£10. A's work is valid consideration in exchange for the cheque.

2. CONSIDERATION MUST BE SUFFICIENT BUT NEED NOT BE ADEQUATE

Providing consideration has some value, the courts will not investigate its adequacy.
Where consideration is recognised by the law as having some value, it is described as
"real" or "sufficient" consideration. The courts will not investigate contracts to see if the
parties have got equal value.

3. CONSIDERATION MUST MOVE FROM THE PROMISEE


The person who wishes to enforce the contract must show that they provided
consideration; it is not enough to show that someone else provided consideration. The
promise must show that consideration "moved from" (i.e., was provided by) him. The
consideration does not have to move to the promissory. If there are three parties involved,
problems may arise.

4. FOREBEARANCE TO SUE

If one person has a valid claim against another (in contract or tort) but promises to
forbear from enforcing it, that will constitute valid consideration if made in return for a
promise by the other to settle the claim.

5. EXISTING PUBLIC DUTY

If someone is under a public duty to do a particular task, then agreeing to do that task is
not sufficient consideration for a contract.

If someone exceeds their public duty, then this may be valid consideration.

6. EXISTING CONTRACTUAL DUTY

If someone promises to do something they are already bound to do under a contract that
is not valid consideration..

7. EXISTING CONTRACTUAL DUTY OWED TO A THIRD PARTY

If a party promises to do something for a second party, but is already bound by a contract
to do this for a third party, this is good consideration.

8. PART PAYMENT OF A DEBT


Q.4 What do you understand by the ‘Negotiable Instruments
Act’? What are the different characteristics of the Negotiable
Instruments?

Ans. The Negotiable Instruments Act was passed in 1881. Some provisions of the Act
have become redundant due to passage of time, change in methods of doing business
and technology changes. However, the basic principles of the Act are still valid and
the Act has stood test of time. The Act extends to the whole of India. There is no
doubt that the Act is to regulate commercial transactions and was drafted to suit
requirements of business conditions then prevailing.

The instrument is mainly an instrument of credit readily convertible into money and
easily passable from one hand to another.

LOCAL USAGE PREVAILS UNLESS EXCLUDED - The Act does not affect any
local usage relating to any instrument in an oriental language. However, the local
usage can be excluded by any words in the body of the instrument, which indicate an
intention that the legal relations of the parties will be governed by provisions of
Negotiable Instruments Act and not by local usage. [section 1]. - - Thus, unless
specifically excluded, local usage prevails, if the instrument is in regional language.

BILL OF EXCHANGE AND PROMISSORY NOTES EXCLUDED FROM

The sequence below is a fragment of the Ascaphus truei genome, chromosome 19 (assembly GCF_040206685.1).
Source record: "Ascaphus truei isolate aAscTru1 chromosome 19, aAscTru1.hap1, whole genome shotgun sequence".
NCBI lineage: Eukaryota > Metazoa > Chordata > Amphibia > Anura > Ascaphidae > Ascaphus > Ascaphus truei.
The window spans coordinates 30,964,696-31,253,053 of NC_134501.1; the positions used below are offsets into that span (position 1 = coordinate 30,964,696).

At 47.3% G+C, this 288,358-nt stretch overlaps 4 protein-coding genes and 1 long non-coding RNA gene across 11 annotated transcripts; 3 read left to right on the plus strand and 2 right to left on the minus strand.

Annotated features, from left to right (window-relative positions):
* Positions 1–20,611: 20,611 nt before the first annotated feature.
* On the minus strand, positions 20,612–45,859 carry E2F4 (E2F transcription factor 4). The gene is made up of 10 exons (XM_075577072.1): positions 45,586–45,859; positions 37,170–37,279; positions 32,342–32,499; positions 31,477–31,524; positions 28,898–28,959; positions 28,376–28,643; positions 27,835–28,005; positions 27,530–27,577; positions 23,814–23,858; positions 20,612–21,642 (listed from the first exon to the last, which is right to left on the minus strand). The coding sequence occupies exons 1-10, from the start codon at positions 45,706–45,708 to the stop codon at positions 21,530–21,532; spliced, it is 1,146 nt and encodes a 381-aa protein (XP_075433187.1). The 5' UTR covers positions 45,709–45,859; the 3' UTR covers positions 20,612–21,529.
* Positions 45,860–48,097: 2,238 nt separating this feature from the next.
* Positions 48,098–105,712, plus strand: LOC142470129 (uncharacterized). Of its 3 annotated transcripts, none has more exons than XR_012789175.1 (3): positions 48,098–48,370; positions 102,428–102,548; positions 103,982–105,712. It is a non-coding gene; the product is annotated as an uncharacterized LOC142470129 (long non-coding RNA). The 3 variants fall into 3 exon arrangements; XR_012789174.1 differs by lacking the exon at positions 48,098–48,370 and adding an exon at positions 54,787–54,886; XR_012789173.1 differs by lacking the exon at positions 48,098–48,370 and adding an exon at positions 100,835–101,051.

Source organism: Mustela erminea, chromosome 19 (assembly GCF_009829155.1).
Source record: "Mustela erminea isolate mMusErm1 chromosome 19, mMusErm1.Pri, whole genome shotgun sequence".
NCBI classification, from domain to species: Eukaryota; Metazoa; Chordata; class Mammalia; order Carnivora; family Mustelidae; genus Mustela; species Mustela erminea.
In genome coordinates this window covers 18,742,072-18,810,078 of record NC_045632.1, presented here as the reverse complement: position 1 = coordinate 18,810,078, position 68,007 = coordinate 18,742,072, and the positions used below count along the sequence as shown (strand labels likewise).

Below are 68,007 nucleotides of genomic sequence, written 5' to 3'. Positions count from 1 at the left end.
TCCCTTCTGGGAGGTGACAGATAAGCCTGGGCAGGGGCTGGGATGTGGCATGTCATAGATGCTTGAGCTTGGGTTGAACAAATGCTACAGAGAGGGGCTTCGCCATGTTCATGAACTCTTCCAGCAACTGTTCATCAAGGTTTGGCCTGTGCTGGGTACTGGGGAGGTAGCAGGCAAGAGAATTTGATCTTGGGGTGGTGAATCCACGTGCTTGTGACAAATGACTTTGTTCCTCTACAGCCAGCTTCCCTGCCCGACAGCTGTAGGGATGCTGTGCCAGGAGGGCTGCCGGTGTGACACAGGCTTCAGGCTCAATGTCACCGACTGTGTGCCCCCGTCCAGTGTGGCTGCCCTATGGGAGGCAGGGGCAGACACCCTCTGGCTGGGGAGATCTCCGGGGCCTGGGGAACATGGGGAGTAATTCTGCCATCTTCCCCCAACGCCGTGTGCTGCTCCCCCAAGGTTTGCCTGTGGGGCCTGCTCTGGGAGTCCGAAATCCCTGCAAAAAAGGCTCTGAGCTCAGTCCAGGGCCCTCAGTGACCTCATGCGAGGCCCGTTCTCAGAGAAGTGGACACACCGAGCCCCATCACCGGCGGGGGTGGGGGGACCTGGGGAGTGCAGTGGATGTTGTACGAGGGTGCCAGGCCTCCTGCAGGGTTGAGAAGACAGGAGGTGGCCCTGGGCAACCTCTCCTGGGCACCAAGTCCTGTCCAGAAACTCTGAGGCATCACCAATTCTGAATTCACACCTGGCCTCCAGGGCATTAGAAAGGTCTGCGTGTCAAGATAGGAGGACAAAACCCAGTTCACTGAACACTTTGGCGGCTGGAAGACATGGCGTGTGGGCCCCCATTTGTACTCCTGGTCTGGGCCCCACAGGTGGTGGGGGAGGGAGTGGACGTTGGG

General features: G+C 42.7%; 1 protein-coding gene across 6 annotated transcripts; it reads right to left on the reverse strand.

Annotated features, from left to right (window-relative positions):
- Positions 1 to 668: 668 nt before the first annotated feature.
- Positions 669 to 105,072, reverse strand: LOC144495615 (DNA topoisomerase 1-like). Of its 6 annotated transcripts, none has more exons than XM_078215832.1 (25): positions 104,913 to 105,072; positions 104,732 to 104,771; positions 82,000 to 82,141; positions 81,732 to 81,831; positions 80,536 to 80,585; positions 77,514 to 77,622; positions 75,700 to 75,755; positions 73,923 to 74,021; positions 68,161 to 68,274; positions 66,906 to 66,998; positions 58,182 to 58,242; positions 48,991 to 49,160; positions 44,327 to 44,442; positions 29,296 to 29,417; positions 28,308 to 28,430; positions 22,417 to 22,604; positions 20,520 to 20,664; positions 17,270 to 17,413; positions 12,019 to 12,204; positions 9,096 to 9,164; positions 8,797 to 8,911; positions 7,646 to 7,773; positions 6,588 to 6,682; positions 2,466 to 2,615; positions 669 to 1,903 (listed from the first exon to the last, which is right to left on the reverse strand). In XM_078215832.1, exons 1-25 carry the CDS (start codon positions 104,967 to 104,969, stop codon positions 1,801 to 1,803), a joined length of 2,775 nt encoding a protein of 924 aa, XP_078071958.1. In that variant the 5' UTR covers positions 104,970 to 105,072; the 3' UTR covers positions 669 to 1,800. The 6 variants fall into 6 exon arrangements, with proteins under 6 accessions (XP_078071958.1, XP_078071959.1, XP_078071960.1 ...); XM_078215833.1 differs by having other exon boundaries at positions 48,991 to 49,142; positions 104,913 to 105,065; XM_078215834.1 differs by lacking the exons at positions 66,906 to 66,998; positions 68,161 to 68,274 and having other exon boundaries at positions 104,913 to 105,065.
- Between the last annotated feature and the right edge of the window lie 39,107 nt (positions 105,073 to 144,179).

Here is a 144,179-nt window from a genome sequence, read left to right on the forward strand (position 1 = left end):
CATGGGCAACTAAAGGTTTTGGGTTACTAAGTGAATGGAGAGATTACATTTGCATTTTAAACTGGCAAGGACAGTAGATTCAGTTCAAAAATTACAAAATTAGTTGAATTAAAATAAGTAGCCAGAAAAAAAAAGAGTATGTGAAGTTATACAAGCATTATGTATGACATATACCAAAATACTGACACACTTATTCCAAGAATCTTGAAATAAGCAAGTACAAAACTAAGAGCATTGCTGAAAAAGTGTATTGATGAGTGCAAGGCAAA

INFORMATION TECHNOLOGY ACT - Section (1)(4)(a) of Information
Technology Act provides that the Act will not apply to bill of exchange and
Promissory Notes. Thus, a bill of exchange or Promissory Note cannot be made by
electronic means. However, cheque is covered under of Information Technology Act
and hence can be made and / or sent by electronic means.

CHANGES MADE BY AMENDMENT ACT, 2002 - (a) Definition of ‘cheque’ and


related provisions in respect of cheque amended to facilitate electronic submission
and/or electronic clearance of cheque. Corresponding changes were also made in
Information Technology Act. (b) Bouncing of cheque - Provisions amended *
Provision for imprisonment up to 2 years against present one year * Period for issuing
notice to drawer increased from 15 days to 30 days * Government Nominee Directors
excluded from liability * Court empowered to take cognizance of offence even if
complaint filed beyond one month * Summary trial procedure permitted for imposing
punishment up to one year and fine even exceeding Rs 5,000 * Summons can be
issued by speed post or courier service * Summons refused will be deemed to have
been served * Evidence of complainant through affidavit permitted * Bank’s slip or
memo indicating dishonor of cheque will be prima facie evidence unless contrary
proved * Offence can be compounded. - - The amendments have been made
effective from 6-2-2003.
Transferee can get better title than transferor – Normal principle is that a person
cannot transfer better title to property that he himself has. For example, if a person
steals a car and sells the same, the buyer does not get any legal title to the car as the
transferor himself had no title to the car. The real owner of car can anytime obtain
possession from the buyer, even if the buyer had purchased the car in good faith and
even if he had no idea that the seller had no title to the car. This provision is no doubt
sound, but would make free negotiability of instrument difficult, as it would be
difficult to verify title of transferor in many cases. Hence, it is provided that if a
person acquires ‘Negotiable Instrument’ in good faith and without knowledge of
defect in title of the transferor, the transferee can get better title to the negotiable
instrument, even if the title of transferor was defective. This is really to ensure free
negotiability of instrument so that persons can deal in the instrument without any fear.

DIFFERENCE BETWEEN NEGOTIATION AND TRANSFER/ASSIGNMENT -


Difference between “Negotiation’ and assignment/transfer is that in case of
negotiation, the transferee can get title better than transferor, who can never happen in
assignment/transfer.

STATUTORY DEFINITION OF NEGOTIABLE INSTRUMENT - A “negotiable